If you like to think Island kids lead a sheltered life, that the real world for them is an ocean away, get ready to have that myth shattered by the Class of 2001, a group of some 140 teenagers who have both taken charge and taken some hard knocks.
You could find some of them at committee meetings, sparring with adult board members over drug and alcohol policies. On weekend nights, others got behind a wheel and drove all night long to give teenagers in trouble a safe ride home. And when their world got turned upside down by the death of a classmate, they reached out to one another.
"When the going gets tough, we're all there for each other," said senior Kate Lolley, editor of the school newspaper. "We united as a class."
Unity is a word that comes up often when asking people - students and adults alike - to talk about this class and to help define them. And to be sure, adversity has played a role in forging that amalgam.
In many respects, it was a way for these young people to lift a positive thread from the tragedy they have endured and the grief they still feel at the death of Eric MacLean, killed in a car crash in late March of this year. It wasn't their first experience of loss. In 1999, a single-car accident in West Tisbury claimed the life of Robert Luce Jr. And for students from Oak Bluffs, it was a boating accident in 1993 that took the life of their classmate Joey Beaulieu and left another classmate, Alex Loud, to mourn both a brother and a father.
"Our class went through a lot with the deaths," said senior Chris Armstrong of Oak Bluffs. "But it definitely brought a lot of people together."
That experience, said senior Alicia Agnoli, could have helped to lessen the intensity of the cliques so common in high school. "In any group of people, there's going to be cliques," she said. "but I'd say everyone can get along. There's a lot of overlapping."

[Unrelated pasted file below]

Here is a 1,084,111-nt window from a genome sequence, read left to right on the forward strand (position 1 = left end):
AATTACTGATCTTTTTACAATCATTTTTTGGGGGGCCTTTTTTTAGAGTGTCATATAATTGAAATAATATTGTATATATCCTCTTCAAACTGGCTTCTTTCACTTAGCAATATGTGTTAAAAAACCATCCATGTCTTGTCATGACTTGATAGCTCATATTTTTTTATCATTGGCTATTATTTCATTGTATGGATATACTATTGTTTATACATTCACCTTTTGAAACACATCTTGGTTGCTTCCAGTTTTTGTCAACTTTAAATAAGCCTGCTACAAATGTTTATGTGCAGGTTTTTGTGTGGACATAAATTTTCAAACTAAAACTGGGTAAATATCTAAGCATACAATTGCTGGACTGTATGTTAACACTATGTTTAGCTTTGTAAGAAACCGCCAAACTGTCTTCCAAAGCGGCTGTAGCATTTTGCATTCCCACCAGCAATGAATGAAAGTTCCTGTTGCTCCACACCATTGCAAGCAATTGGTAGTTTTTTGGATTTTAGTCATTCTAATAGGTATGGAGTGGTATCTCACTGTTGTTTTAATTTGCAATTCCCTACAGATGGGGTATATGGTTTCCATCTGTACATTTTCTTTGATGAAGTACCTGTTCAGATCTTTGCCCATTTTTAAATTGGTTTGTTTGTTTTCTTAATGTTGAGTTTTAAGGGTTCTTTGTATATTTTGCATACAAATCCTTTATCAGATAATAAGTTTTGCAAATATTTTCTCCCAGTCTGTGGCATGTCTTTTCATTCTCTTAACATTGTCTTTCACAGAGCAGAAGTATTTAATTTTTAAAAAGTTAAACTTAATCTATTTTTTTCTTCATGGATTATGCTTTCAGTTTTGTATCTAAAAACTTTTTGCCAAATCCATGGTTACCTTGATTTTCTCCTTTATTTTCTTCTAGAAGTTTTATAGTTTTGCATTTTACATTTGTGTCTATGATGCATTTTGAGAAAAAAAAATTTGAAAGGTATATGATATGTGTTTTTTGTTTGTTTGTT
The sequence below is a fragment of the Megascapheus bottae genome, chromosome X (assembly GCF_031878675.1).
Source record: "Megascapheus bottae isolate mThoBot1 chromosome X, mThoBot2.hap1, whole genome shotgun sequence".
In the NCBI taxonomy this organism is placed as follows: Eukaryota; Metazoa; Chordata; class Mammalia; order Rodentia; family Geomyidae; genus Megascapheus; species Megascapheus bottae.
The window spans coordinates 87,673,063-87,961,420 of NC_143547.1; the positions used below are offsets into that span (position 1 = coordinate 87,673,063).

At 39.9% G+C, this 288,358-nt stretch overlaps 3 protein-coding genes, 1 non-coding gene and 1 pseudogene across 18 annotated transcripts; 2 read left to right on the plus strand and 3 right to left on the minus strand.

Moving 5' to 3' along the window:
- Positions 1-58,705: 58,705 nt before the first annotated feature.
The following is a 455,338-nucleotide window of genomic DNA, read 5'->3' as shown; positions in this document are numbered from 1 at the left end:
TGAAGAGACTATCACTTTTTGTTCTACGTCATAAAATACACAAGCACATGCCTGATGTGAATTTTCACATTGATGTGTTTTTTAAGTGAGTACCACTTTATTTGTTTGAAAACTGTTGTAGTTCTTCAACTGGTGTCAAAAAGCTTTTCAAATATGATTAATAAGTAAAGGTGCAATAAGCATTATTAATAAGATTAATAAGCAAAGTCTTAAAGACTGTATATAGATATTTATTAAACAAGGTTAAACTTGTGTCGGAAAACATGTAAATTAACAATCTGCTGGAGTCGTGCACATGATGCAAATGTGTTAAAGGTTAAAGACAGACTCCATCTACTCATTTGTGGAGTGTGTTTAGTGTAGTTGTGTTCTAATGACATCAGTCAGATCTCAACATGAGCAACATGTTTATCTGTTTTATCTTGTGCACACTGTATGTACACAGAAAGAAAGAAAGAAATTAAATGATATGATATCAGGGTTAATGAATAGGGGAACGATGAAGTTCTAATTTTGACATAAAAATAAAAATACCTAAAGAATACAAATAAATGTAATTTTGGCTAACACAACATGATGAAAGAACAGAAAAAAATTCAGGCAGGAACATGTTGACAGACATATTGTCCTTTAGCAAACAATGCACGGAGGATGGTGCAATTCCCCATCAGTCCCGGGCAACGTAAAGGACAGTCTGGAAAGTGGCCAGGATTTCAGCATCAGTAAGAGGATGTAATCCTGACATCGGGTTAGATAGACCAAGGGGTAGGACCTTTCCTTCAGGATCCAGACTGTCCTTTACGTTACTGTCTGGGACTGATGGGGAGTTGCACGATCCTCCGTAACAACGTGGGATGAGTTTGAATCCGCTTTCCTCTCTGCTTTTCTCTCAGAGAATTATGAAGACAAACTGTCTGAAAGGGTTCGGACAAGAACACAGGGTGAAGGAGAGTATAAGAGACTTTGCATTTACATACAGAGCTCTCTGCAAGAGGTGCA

This class learned to accept one another despite the differences. "You can smile at just about everyone in the hallways," said senior Will Evans.
The bond within this class stretched across towns and socioeconomic levels, according to principal Peg Regan. "Their class spirit has been phenomenal. They've had a lot of tragedies over the years," she said. "But they have pulled together."
Dean of students Michael Halt, a class advisor for this group for their four years, said this class knew how to get things done. Their leadership skills, he said, were phenomenal.
"They sponsored several dances through the year. They hired the deejay, rented the facilities and made the phone calls," he said. "I just sat back and co-signed the checks. They made it all happen."
And as both Mr. Halt and Mrs. Regan instituted changes at the high school to involve students in leadership roles, this class took full advantage, joining school subcommittees and stepping up to new jobs in student government.
"I think we are a pretty self-assured bunch," said Miss Agnoli, who is headed to Princeton in the fall. "When we feel we've been wronged. we're not shy to say something about it. And there are plenty of venues where we can speak up. It's important, those opportunities for us to be heard. A lot of people in my class would agree and are willing to step forward and speak."
In public meetings over the year on athletic policies, seniors were vocal on both sides of the debate about consequences for students caught using drugs or alcohol. And when a delegation traveled to the statehouse to lobby for support for SafeRides, seniors Will Evans and Mike Sawyer were among those to testify in front of lawmakers.
"There's a good sense of altruism and looking out for one another," said Mrs. Regan. "SafeRides is a good example. They wanted to make sure people got home and nobody got hurt."
To Shauna Nute, head of the guidance department, this was the all-American class, kids who excelled in sports and in the arts, kids who "experienced tremendous loss and a tremendous amount of success."
And besides that sense of class unity, Ms. Nute observed these students possessed a boldness others before them may have lacked. They looked to colleges further away from home, in the South and Midwest, and they sought out not just traditional four-year colleges but also technical schools where they could hone a special skill.
"These kids are well traveled now, more than in the past," she said "It's not as scary for them to go further away from Mom and Dad." And they have taught their parents to let them venture into the wider world, she added. Possibly they are a little stronger than most as they step into that world.
But they will also leave something behind, a legacy that could be viewed as an antidote to the tough times they have weathered. It came about through student congress whose existence this class helped to usher in this year. They worked hard, the principal said, to get feedback from their constituents.
"They wanted to hear from the kids. What did they want?" said Mrs. Regan. "Kids wanted ice cream in the cafeteria. They listened, and they worked it through. That was the kind of leadership you have in this class."